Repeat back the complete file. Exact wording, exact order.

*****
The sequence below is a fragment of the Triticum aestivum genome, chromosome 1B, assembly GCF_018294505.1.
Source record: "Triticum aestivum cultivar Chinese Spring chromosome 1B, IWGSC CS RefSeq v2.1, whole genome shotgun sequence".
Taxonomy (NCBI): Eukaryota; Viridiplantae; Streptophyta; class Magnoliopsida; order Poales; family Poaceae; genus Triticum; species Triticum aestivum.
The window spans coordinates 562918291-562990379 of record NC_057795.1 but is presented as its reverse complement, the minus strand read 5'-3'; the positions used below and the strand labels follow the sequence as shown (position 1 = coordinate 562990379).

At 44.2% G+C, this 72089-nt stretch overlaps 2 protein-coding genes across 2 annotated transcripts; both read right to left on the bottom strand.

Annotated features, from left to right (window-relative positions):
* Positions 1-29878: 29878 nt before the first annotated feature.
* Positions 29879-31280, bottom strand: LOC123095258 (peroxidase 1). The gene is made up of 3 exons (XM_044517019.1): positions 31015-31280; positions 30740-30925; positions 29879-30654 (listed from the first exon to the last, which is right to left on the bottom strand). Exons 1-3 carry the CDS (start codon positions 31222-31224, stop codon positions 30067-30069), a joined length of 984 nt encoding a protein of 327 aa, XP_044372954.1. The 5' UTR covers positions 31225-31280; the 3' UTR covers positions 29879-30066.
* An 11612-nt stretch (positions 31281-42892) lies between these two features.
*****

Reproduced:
The sequence below is a fragment of the Triticum aestivum genome, chromosome 1B, assembly GCF_018294505.1.
Source record: "Triticum aestivum cultivar Chinese Spring chromosome 1B, IWGSC CS RefSeq v2.1, whole genome shotgun sequence".
Taxonomy (NCBI): Eukaryota; Viridiplantae; Streptophyta; class Magnoliopsida; order Poales; family Poaceae; genus Triticum; species Triticum aestivum.
The window spans coordinates 562918291-562990379 of record NC_057795.1 but is presented as its reverse complement, the minus strand read 5'-3'; the positions used below and the strand labels follow the sequence as shown (position 1 = coordinate 562990379).

At 44.2% G+C, this 72089-nt stretch overlaps 2 protein-coding genes across 2 annotated transcripts; both read right to left on the bottom strand.

Annotated features, from left to right (window-relative positions):
* Positions 1-29878: 29878 nt before the first annotated feature.
* Positions 29879-31280, bottom strand: LOC123095258 (peroxidase 1). The gene is made up of 3 exons (XM_044517019.1): positions 31015-31280; positions 30740-30925; positions 29879-30654 (listed from the first exon to the last, which is right to left on the bottom strand). Exons 1-3 carry the CDS (start codon positions 31222-31224, stop codon positions 30067-30069), a joined length of 984 nt encoding a protein of 327 aa, XP_044372954.1. The 5' UTR covers positions 31225-31280; the 3' UTR covers positions 29879-30066.
* An 11612-nt stretch (positions 31281-42892) lies between these two features.